After years of dithering India and the United States have agreed in principle to share military logistics including sharing of bases for repairing, refuelling resupply and rest.
While this is an indication that the BJP led National Democratic Alliance government is less inhabited than the Congress led United Progressive Alliance (UPA) in cosying up to the US, what is surprising is the muted response from the other players.
India’s ties with United States has often triggered heated debate in the country. This was the case even after the fall of Soviet Union and the balance of power tilted favour of the US. Many reasons can be cited for this. Primarily the Indian national movement was not only anti-colonial it was to a great extent anti–imperial as well. And taking cue from it a large chunk of people believed the US as the sole imperialistic power after the end of the second world war. Another reason is as the country which spearheaded Non –Alignment Movement (NAM) Indians believes it as imprudent for the nation to go along with any of the big powers not at least with the US. After the fall of the communist bloc which effectively rendered the NAM obsolete in the existing world order, the Nehruvian legacy in international relations continued to have great bearing on many of the political parties even when they have no qualms in ignoring his economic logics. But as time passed,this attitude is also changing. Or how would one explain the muted reaction among the political class on the recently inked defence deals?
All the hell broke loose when the short lived Chandrasekhar government allowed US military aircraft to refuel in India during the first Gulf War. Almost all parties were up in the arms against the pro US tilt of the Indian government. But these protests did not deter the following governments from maintaining closer ties with the US. The Vajpayee government had shown keen interest in strengthening relations with Washington.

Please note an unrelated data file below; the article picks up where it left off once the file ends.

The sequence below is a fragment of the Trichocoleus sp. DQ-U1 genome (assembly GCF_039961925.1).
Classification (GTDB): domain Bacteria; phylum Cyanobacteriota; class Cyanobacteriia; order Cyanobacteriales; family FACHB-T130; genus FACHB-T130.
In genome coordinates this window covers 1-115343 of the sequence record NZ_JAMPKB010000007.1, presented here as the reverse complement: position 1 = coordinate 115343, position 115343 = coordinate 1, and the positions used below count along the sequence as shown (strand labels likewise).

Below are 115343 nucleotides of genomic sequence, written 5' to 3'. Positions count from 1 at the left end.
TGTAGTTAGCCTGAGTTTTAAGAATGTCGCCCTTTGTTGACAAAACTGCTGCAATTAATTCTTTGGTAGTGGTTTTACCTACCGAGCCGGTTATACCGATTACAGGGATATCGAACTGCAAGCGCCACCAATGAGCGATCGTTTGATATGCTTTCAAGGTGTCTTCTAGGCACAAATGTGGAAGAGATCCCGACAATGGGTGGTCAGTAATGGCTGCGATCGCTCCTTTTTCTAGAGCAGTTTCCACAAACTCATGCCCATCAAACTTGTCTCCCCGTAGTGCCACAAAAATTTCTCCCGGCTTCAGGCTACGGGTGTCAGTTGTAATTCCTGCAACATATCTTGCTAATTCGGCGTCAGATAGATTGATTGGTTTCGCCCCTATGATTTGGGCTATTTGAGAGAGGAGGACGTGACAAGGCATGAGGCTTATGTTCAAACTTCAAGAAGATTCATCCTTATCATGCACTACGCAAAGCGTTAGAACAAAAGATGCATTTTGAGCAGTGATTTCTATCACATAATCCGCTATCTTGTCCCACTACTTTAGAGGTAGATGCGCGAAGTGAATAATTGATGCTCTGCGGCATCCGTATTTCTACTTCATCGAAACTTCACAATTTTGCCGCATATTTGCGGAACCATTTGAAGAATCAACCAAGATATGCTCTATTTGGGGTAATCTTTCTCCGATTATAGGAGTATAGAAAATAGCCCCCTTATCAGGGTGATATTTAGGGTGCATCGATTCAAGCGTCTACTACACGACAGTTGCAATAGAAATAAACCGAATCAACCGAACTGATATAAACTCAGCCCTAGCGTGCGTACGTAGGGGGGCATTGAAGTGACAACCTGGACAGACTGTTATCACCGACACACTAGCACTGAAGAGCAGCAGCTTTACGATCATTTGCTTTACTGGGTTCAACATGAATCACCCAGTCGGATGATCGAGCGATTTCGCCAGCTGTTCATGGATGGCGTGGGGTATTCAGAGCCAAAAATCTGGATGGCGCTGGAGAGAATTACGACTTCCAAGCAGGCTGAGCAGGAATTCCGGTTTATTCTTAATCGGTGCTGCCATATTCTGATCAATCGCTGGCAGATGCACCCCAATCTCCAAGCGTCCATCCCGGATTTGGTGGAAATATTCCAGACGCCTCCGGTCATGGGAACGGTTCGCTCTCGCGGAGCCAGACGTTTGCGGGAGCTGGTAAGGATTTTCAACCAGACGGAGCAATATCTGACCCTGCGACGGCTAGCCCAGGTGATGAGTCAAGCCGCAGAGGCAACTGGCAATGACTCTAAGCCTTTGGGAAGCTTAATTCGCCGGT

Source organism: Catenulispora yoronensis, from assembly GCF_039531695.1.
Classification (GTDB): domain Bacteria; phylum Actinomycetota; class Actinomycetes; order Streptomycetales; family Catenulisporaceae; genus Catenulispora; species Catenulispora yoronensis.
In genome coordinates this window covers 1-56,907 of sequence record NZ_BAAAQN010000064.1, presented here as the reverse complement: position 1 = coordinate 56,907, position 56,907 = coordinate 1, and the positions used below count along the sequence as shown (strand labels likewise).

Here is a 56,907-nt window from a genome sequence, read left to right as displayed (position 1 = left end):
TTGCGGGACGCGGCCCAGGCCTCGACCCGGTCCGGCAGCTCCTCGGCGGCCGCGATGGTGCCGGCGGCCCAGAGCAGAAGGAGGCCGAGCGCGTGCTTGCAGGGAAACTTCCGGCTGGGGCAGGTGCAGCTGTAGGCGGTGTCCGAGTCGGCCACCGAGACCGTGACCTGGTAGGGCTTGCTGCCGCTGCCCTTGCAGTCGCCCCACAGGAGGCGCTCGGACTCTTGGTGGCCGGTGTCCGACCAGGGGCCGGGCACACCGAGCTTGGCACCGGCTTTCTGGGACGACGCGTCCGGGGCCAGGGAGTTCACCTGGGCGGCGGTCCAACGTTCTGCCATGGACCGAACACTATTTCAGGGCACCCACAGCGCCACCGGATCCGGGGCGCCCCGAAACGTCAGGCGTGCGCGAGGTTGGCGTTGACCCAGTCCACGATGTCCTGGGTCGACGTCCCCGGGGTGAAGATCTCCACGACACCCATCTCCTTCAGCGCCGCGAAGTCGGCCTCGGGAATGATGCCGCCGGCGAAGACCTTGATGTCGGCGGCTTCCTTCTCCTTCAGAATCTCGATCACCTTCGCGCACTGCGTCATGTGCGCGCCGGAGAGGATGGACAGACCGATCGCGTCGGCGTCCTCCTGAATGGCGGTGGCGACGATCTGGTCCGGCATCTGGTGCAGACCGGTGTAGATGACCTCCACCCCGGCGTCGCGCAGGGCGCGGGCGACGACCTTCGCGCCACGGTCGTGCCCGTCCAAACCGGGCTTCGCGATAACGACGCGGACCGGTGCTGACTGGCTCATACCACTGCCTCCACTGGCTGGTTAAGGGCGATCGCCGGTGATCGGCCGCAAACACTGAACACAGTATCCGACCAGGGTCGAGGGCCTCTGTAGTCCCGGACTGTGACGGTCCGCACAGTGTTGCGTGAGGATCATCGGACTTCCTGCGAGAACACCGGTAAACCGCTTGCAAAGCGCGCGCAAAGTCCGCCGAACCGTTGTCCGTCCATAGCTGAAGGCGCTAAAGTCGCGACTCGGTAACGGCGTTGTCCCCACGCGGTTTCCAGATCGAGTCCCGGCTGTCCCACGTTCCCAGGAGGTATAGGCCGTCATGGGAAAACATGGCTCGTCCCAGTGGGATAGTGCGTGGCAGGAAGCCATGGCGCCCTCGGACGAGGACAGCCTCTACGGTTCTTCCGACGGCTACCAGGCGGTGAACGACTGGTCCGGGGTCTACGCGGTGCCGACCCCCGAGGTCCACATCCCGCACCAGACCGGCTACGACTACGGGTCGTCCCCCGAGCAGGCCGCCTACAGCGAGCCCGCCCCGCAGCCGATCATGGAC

The upswing in ties came after George W Bush, the then US president visited the country in 2006 during the UPA 1 rule. Even left parties threat of withdrawing support to the coalition government did not deter Manmohan Singh government from going ahead with the Indo-US civil nuclear deal. Finally taking an ideological position, the four party Left bloc withdrew support. This move however did not bring down the government, as it had mustered the support of other parties like Samajwadi Party.
Compared to these two events, the kind of reaction the new Indo-US defence pact is eliciting is negligible. This is surely a reflection of change in the political perception of the parties and opinion makers. Apart from the left no parties are now ideologically opposed against having a defence deal with the sole ‘imperial power’.
The continuous depletion of the left constituency in political scene makes it harder for them to make their voice heard among the political class. It is to be noted that the ramification the India-US Logistics Exchange Memorandum of Agreement would have will be more comprehensive. It might change how New Delhi reacts to international issues involving Washington. Remember, this agreement,as some critics pointed out is one on the lines of treaties that US has made with South Korea and Japan. But these are all ideological issues, where no major parties has any difference opinion, and Nehru’s ideals and left’s rhetoric has less takers now.